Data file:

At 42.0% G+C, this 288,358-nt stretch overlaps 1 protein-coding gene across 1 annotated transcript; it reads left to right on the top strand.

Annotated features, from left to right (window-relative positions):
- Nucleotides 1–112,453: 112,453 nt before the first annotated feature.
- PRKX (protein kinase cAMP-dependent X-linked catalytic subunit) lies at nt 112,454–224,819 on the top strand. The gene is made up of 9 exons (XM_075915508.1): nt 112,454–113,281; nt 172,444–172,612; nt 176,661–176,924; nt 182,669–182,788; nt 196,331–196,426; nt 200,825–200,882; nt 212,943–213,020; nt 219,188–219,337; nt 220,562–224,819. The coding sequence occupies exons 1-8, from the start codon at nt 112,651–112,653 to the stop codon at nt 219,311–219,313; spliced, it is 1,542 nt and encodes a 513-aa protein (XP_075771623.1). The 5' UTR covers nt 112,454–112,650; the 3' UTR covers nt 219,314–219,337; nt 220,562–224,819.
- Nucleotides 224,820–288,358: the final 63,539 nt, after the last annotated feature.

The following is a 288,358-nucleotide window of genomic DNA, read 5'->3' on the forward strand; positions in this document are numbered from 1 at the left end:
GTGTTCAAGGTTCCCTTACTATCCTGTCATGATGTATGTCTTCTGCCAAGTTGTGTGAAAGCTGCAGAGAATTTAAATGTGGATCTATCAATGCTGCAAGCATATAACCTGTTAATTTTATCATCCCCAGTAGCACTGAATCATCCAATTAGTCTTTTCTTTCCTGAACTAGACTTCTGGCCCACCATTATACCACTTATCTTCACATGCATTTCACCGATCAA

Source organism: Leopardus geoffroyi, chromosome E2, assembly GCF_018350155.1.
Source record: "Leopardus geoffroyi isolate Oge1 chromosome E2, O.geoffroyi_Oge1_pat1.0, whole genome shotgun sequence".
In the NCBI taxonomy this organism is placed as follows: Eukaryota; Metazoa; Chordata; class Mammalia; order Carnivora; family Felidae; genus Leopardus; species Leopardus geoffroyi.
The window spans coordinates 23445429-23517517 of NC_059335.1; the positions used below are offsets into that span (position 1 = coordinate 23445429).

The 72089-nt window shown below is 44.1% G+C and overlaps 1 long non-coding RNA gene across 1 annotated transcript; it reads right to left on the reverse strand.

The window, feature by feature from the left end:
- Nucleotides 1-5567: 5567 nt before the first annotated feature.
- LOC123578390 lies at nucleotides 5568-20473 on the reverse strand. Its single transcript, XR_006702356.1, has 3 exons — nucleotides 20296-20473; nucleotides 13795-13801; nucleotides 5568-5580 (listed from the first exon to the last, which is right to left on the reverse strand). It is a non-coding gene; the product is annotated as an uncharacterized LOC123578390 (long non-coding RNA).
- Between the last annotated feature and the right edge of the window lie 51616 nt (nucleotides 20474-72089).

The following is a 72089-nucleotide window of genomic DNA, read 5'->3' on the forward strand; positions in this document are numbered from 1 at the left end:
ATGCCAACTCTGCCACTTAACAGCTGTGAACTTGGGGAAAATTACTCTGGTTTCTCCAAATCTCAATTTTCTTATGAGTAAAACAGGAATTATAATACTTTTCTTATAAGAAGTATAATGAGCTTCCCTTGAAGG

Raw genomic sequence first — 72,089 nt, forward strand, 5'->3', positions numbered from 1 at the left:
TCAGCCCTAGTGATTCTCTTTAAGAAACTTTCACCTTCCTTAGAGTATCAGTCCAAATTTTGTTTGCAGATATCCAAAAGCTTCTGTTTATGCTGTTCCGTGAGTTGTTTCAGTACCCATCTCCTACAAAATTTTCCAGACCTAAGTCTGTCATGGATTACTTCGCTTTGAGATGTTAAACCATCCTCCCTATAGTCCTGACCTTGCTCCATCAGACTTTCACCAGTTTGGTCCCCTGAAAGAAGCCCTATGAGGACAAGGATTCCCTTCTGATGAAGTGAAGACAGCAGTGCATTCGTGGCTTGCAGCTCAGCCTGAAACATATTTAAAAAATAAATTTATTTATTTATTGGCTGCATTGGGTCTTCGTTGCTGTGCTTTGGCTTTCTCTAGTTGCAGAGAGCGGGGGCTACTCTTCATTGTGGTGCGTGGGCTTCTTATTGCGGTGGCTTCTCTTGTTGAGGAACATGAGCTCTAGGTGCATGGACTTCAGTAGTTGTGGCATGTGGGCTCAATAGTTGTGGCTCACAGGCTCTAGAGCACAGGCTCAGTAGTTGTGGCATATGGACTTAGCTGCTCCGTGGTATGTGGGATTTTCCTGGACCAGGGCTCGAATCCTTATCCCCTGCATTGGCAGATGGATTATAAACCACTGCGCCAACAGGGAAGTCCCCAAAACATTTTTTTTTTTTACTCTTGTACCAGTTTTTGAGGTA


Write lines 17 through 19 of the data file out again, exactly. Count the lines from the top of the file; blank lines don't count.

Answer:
The following is a 72089-nucleotide window of genomic DNA, read 5'->3' on the forward strand; positions in this document are numbered from 1 at the left end:
ATGCCAACTCTGCCACTTAACAGCTGTGAACTTGGGGAAAATTACTCTGGTTTCTCCAAATCTCAATTTTCTTATGAGTAAAACAGGAATTATAATACTTTTCTTATAAGAAGTATAATGAGCTTCCCTTGAAGG

Raw genomic sequence first — 72,089 nt, forward strand, 5'->3', positions numbered from 1 at the left: